Interview: Turki Al Hokail

What are the aims of the Kingdom’s privatisation programme, and how can it assist in diversification?

TURKI AL HOKAIL: The new privatisation programme differs from previous efforts as it targets more sectors. The plan includes 12 sectors: health; education; transportation; environment, water and agriculture; energy, industry and minerals; labour and social development; media; Hajj and Umrah (pilgrimage); municipalities and rural affairs; housing; sports; and communication. Overall, there are more than 100 initiatives in place among these sectors, with the aim of successfully completing these initiatives by 2030.

How can public-private partnerships (PPPs) bolster investor sentiment in the water industry?

AL HOKAIL: The water sector is divided into production, distribution and wastewater treatment. The majority of these services are managed by the public sector, aside from a few production units built or operated by the private sector. There are a range of PPP models that could be used, depending on the maturity of the sector, the strength of the regulatory framework and the interests of the market.

The types of agreements most likely to be adopted include build-operate-transfer contracts with fixed tariffs and a firm government off-take. Build-own-operate contracts are also used in the water sector. Under this model, the developer is not required to hand over assets, but rather they negotiate the extension of terms when the contract expires. These two agreement models are the most commonly used for water production and wastewater treatment plants.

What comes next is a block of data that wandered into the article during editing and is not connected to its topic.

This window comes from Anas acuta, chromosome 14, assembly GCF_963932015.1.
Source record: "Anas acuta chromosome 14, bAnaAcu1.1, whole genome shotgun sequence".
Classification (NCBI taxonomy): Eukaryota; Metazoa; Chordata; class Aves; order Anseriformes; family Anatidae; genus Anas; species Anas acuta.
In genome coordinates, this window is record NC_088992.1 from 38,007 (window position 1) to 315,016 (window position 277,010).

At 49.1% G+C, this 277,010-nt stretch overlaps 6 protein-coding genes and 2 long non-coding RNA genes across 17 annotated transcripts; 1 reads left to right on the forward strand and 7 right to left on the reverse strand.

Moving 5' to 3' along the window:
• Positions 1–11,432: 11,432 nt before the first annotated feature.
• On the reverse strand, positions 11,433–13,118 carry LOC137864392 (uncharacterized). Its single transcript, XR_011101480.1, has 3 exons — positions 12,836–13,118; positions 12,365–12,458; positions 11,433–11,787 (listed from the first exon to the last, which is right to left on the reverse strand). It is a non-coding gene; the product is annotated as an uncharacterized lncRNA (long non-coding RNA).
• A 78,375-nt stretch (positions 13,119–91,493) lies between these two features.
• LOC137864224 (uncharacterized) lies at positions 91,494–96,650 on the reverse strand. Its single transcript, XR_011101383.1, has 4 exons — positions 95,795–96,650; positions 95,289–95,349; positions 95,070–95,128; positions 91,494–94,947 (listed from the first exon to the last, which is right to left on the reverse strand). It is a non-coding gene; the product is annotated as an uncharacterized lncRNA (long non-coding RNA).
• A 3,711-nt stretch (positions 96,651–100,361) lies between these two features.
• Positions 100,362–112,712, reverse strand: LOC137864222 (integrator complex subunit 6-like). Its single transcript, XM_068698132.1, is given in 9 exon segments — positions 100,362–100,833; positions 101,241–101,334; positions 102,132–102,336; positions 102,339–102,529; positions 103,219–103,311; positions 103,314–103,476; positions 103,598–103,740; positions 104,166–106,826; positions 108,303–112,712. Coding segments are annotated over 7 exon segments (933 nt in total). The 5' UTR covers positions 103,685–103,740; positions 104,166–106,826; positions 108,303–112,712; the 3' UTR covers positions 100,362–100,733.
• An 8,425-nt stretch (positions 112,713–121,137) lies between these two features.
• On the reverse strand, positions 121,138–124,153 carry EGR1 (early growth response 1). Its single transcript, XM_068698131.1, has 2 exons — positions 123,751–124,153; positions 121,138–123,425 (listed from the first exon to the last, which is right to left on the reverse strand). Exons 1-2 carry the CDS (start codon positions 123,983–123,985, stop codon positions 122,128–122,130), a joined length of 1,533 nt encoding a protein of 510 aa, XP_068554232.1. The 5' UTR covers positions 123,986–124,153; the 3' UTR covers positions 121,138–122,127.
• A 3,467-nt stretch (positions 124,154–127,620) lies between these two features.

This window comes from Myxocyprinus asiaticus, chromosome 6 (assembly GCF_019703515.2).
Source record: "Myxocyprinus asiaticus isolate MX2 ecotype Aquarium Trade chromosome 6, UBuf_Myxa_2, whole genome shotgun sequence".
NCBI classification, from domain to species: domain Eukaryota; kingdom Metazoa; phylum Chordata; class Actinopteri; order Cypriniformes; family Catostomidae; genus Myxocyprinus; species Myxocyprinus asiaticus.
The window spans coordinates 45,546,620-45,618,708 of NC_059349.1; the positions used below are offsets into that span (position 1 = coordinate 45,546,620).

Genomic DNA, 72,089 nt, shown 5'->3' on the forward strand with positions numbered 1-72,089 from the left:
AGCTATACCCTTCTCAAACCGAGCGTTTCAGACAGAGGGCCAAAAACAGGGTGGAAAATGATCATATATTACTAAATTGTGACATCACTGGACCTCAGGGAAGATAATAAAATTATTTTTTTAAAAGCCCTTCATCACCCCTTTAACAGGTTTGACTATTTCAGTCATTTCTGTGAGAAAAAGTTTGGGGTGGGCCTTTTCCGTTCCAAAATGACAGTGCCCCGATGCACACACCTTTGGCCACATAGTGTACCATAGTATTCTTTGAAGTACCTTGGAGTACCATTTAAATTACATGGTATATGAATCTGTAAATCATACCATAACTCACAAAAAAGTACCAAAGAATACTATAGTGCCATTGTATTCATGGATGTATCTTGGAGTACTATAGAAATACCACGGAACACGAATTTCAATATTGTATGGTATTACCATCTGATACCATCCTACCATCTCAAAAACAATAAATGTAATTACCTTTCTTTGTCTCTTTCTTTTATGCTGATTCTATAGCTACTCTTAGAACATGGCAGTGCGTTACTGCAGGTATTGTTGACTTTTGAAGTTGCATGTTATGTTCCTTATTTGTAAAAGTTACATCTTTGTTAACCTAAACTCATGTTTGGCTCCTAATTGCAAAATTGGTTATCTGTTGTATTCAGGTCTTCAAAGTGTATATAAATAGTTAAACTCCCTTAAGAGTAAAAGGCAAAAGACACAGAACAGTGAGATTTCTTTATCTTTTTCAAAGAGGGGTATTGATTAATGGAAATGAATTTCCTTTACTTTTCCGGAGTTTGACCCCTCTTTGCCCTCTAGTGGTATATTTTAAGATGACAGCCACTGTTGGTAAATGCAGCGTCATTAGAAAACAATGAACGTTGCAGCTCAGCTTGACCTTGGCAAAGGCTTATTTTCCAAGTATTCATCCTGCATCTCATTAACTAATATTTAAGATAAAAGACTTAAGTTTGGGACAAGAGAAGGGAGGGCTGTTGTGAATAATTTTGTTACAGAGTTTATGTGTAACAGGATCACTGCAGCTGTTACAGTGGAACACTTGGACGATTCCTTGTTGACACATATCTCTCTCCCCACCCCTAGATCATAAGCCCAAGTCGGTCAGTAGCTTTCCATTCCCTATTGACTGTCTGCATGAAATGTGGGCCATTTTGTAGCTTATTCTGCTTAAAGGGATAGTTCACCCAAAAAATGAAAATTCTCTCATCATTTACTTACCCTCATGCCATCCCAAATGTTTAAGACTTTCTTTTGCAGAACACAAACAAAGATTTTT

How can the implementation of arbitration be ensured across the board?

AL HOKAIL: There is a governance process in place to ensure a level playing field for all parties involved. Supervisory committees must follow strict rules and are overseen by the minister responsible for the particular sector in question, as well as the minister of finance and the chairman of the NCP.

The new PPP law, which is in the approval process, further facilitates the privatisation process. The law will provide a clearer definition of the nature of the relationship between public and private sector, where issues such as arbitration; private financing; protection of private sector property; ownership rights; preservation; retention; and use of project assets are clearly defined. A PPP Manual, outlining these regulations, has also been issued and approved by the NCP Board.

To what extent are domestic companies capable of acquiring privatised assets?

AL HOKAIL: The domestic private sector will be able to contribute a considerable amount in some sectors, especially if alliances and partnerships are created. PPPs will strengthen the local economy, and the increased competition will improve quality and performance. Additionally, these partnerships will help to develop small and medium-sized enterprises as they can become part of a larger supply chain. There are also opportunities for public participation through initial public offerings and funds.

What role are foreign investors able to play in Saudi Arabia’s privatisation process?

AL HOKAIL: The privatisation programme has already started to attract international investors, particularly in the water, education, health, transport and agriculture sectors. Improvements made to the legal and technical framework, in the form of laws, regulations and manuals, have reassured investors that an attractive ecosystem for privatisation is being created in Saudi Arabia. It is also important to look at leveraging innovation in order to create value for the government, investors and end users. A key step in doing so is to make alliances with entities across the world that have the capacity to innovate and participate in the privatisation process.